Equality and Human Rights Commission reverses position on religious cases intervention

The Equality and Human Rights Commission (EHRC) has reversed its plans to intervene in two European Court of Human Rights cases about religious discrimination. 

Last month the Commission announced that it would intervene in European Court of Human Rights cases on behalf of religious believers who failed to convince the UK courts that they were being discriminated against in the workplace. Two of the proposed interventions – in which the EHRC proposed a “reasonable accommodation” for religion and belief cases (an idea proposed on this blog by Aidan O’Neill QC) – courted controversy, as Alasdair Henderson explained in his post, A leap of faith?

The EHRC is now consulting the public on the cases, but the consultation document reveals that they will now be supporting the UK courts in the cases of Ladele and Mcfarlane, involving the provision of services by religious employees:

We had suggested that our intervention might put forward the idea of extending the concept of reasonable accommodation beyond disability. However, we also know that this idea needs more careful consideration than the timetable for the European Court of Human Rights allows.

Both Ladele and Mcfarlane were cases in which religious employees refusing to provide services to homosexuals on the basis that to do so would contravene their religious principle, involving a marriage registrar and relationship counsellor respectively. The criticism of the EHRC’s initial stance was that whilst it may support believers it appeared to put the organisation at odds with sexual equality.

The reversal of the EHRC’s position will be welcomed by those who thought its reasonable accommodation proposal was too radical. But there are still many unresolved issues in respect of the rights of religious believers, and as I have posted, judges are regularly being asked to make difficult and controversial decisions, particularly in the discrimination law context. The European Court may give some useful guidance to judges attempting to balance the competing rights under article 9, freedom of thought, conscience and religion, and article 14, anti-discrimination.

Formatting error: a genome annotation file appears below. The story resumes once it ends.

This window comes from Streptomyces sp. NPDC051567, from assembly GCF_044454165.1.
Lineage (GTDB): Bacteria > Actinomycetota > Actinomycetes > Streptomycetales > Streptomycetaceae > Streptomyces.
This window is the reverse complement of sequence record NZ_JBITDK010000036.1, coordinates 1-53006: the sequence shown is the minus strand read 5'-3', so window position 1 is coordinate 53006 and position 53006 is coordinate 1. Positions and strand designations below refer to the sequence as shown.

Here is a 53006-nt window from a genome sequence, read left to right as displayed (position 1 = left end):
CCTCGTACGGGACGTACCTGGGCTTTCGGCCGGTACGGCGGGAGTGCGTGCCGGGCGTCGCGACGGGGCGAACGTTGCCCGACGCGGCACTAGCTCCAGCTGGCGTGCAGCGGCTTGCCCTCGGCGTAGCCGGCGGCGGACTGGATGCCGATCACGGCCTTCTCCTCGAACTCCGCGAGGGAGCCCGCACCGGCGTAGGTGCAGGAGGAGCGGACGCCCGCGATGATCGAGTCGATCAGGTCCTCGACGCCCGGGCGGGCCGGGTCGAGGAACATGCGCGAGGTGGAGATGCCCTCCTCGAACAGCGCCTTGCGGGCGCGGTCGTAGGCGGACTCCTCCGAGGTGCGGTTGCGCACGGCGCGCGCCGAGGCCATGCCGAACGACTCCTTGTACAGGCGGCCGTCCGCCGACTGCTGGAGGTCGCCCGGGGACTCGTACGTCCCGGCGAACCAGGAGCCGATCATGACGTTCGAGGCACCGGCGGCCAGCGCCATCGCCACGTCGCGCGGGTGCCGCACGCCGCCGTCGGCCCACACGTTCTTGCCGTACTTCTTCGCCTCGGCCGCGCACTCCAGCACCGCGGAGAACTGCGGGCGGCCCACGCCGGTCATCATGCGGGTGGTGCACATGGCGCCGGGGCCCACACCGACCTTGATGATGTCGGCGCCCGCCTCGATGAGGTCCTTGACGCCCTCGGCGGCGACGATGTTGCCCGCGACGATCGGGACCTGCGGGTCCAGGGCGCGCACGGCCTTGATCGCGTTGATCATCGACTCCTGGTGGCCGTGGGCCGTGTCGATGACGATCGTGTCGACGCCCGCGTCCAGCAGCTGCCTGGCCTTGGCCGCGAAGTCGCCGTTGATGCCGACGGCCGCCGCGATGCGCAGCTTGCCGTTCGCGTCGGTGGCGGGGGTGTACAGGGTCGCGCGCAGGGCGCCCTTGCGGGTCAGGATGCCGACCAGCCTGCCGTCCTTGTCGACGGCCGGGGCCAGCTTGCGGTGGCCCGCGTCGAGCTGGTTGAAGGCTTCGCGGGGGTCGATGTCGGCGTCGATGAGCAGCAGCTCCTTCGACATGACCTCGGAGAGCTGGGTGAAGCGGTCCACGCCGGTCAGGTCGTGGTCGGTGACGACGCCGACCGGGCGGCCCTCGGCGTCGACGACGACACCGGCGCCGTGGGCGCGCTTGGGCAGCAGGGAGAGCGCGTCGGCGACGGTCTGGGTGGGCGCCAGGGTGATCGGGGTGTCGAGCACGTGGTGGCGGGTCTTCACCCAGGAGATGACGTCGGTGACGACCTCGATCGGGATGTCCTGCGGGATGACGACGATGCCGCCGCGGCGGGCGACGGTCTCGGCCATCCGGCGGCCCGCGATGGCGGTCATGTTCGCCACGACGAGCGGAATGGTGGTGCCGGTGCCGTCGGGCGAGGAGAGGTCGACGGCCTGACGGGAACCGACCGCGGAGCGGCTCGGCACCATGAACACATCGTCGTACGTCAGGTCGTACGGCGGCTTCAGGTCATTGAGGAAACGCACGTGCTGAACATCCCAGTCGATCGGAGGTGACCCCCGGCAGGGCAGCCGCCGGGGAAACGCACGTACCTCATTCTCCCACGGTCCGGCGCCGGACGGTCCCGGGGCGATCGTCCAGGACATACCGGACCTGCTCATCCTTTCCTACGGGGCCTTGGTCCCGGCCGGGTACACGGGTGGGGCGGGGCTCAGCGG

Now that the cases have reached Strasbourg, it will be interesting to see how the court applies its ‘margin of appreciation’ doctrine, by which states are allowed a certain latitude to set policies according to their own culture and history. The shadow of Lautsi v. Italy, a controversial recent decision in which the court’s Grand Chamber reversed the court’s previous ruling that the presence of crucifixes in Italian classrooms breached human rights law, looms large (see this post). This will be of particular relevance to the other two cases, Eweida and Chaplin, both about the right of people to openly wear crucifixes at work.

One of the fascinating aspects of our semi-federal court of human rights, that is one which incorporates the social and historical context of many different states, is that the court has to find a way of accommodating them all. On issues such as religious discrimination this means allowing for the views of states such as Italy and Spain, where religious observance is still very common, as opposed to the UK, where it not. Indeed, it is easy to imagine the equivalent to the EHRC in Italy or Spain initially taking the opposite view on these cases and being pressured to reverse its position to accommodate religious viewpoints.

Although decisions are not supposed to have wider application. the court will still have those other states in mind, so will have to tread carefully. In the meantime, the EHRC consultation closes on 5th September and responses can be provided by email or post.

Sign up to free human rights updates by email, Facebook, Twitter or RSS

Related posts

2 thoughts on “Equality and Human Rights Commission reverses position on religious cases intervention

  1. I see a broader and much darker picture here. This is an example of how human rights and civil liberties have been over-used. From preventing mass atrocities against the vulnerable, or at least its original intentions, to modern day applications which allow for both sides of the coin to allege violations, both sides attempting to trump the other side arguing a greater violation with far greater consequences.

    Convention jurisprudence mitigates this progression by constantly referring to the convention as a ‘living instrument’. The way human rights and civil liberty protections are currently and continuously used will turn that ‘living instrument’ into a ‘dead instrument’. The ECtHR will have to make so many judgments in the future, if this continues, that eventually, the ECtHR will begin to contradict itself and the credibility of the judgments will diminish.

Comments are closed.